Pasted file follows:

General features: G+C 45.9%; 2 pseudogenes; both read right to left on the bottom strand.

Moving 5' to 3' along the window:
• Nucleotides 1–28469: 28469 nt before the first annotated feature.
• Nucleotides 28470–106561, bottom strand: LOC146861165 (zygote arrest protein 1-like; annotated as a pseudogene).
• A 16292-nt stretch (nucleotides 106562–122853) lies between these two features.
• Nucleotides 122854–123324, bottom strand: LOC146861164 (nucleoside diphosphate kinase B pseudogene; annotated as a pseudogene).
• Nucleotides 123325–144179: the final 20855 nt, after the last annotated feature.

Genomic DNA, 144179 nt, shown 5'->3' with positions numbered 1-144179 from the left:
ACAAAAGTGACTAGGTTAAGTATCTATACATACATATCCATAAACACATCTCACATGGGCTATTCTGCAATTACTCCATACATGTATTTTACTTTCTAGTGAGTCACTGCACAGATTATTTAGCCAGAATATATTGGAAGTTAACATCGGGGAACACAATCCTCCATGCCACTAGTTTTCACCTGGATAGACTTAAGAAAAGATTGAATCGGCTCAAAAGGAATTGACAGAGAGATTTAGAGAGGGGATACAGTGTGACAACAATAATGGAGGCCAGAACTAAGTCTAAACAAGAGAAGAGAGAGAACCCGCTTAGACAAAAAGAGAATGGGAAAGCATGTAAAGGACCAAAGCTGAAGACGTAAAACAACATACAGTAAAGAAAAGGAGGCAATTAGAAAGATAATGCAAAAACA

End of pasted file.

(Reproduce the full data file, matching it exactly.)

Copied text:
General features: G+C 45.9%; 2 pseudogenes; both read right to left on the bottom strand.

Moving 5' to 3' along the window:
• Nucleotides 1–28469: 28469 nt before the first annotated feature.
• Nucleotides 28470–106561, bottom strand: LOC146861165 (zygote arrest protein 1-like; annotated as a pseudogene).
• A 16292-nt stretch (nucleotides 106562–122853) lies between these two features.
• Nucleotides 122854–123324, bottom strand: LOC146861164 (nucleoside diphosphate kinase B pseudogene; annotated as a pseudogene).
• Nucleotides 123325–144179: the final 20855 nt, after the last annotated feature.

Genomic DNA, 144179 nt, shown 5'->3' with positions numbered 1-144179 from the left:
ACAAAAGTGACTAGGTTAAGTATCTATACATACATATCCATAAACACATCTCACATGGGCTATTCTGCAATTACTCCATACATGTATTTTACTTTCTAGTGAGTCACTGCACAGATTATTTAGCCAGAATATATTGGAAGTTAACATCGGGGAACACAATCCTCCATGCCACTAGTTTTCACCTGGATAGACTTAAGAAAAGATTGAATCGGCTCAAAAGGAATTGACAGAGAGATTTAGAGAGGGGATACAGTGTGACAACAATAATGGAGGCCAGAACTAAGTCTAAACAAGAGAAGAGAGAGAACCCGCTTAGACAAAAAGAGAATGGGAAAGCATGTAAAGGACCAAAGCTGAAGACGTAAAACAACATACAGTAAAGAAAAGGAGGCAATTAGAAAGATAATGCAAAAACA